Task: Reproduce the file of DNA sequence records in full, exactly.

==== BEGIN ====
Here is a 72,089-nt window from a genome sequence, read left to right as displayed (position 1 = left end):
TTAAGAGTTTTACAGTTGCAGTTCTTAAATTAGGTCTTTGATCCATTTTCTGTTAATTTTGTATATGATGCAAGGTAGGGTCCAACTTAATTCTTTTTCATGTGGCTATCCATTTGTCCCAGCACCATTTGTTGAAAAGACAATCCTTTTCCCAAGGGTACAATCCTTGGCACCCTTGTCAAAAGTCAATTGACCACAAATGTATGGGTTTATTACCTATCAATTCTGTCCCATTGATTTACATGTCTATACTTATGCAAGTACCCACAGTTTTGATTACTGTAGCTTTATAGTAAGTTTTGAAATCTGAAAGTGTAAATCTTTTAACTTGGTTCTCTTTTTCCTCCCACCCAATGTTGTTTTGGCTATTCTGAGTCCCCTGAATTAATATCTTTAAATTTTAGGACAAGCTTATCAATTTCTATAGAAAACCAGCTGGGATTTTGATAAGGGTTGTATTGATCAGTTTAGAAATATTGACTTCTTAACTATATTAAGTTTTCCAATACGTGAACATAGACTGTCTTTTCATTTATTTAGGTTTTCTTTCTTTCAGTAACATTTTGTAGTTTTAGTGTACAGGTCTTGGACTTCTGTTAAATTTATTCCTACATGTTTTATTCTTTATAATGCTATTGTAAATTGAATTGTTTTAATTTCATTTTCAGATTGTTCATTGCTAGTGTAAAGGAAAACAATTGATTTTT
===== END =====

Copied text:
Here is a 72,089-nt window from a genome sequence, read left to right as displayed (position 1 = left end):
TTAAGAGTTTTACAGTTGCAGTTCTTAAATTAGGTCTTTGATCCATTTTCTGTTAATTTTGTATATGATGCAAGGTAGGGTCCAACTTAATTCTTTTTCATGTGGCTATCCATTTGTCCCAGCACCATTTGTTGAAAAGACAATCCTTTTCCCAAGGGTACAATCCTTGGCACCCTTGTCAAAAGTCAATTGACCACAAATGTATGGGTTTATTACCTATCAATTCTGTCCCATTGATTTACATGTCTATACTTATGCAAGTACCCACAGTTTTGATTACTGTAGCTTTATAGTAAGTTTTGAAATCTGAAAGTGTAAATCTTTTAACTTGGTTCTCTTTTTCCTCCCACCCAATGTTGTTTTGGCTATTCTGAGTCCCCTGAATTAATATCTTTAAATTTTAGGACAAGCTTATCAATTTCTATAGAAAACCAGCTGGGATTTTGATAAGGGTTGTATTGATCAGTTTAGAAATATTGACTTCTTAACTATATTAAGTTTTCCAATACGTGAACATAGACTGTCTTTTCATTTATTTAGGTTTTCTTTCTTTCAGTAACATTTTGTAGTTTTAGTGTACAGGTCTTGGACTTCTGTTAAATTTATTCCTACATGTTTTATTCTTTATAATGCTATTGTAAATTGAATTGTTTTAATTTCATTTTCAGATTGTTCATTGCTAGTGTAAAGGAAAACAATTGATTTTT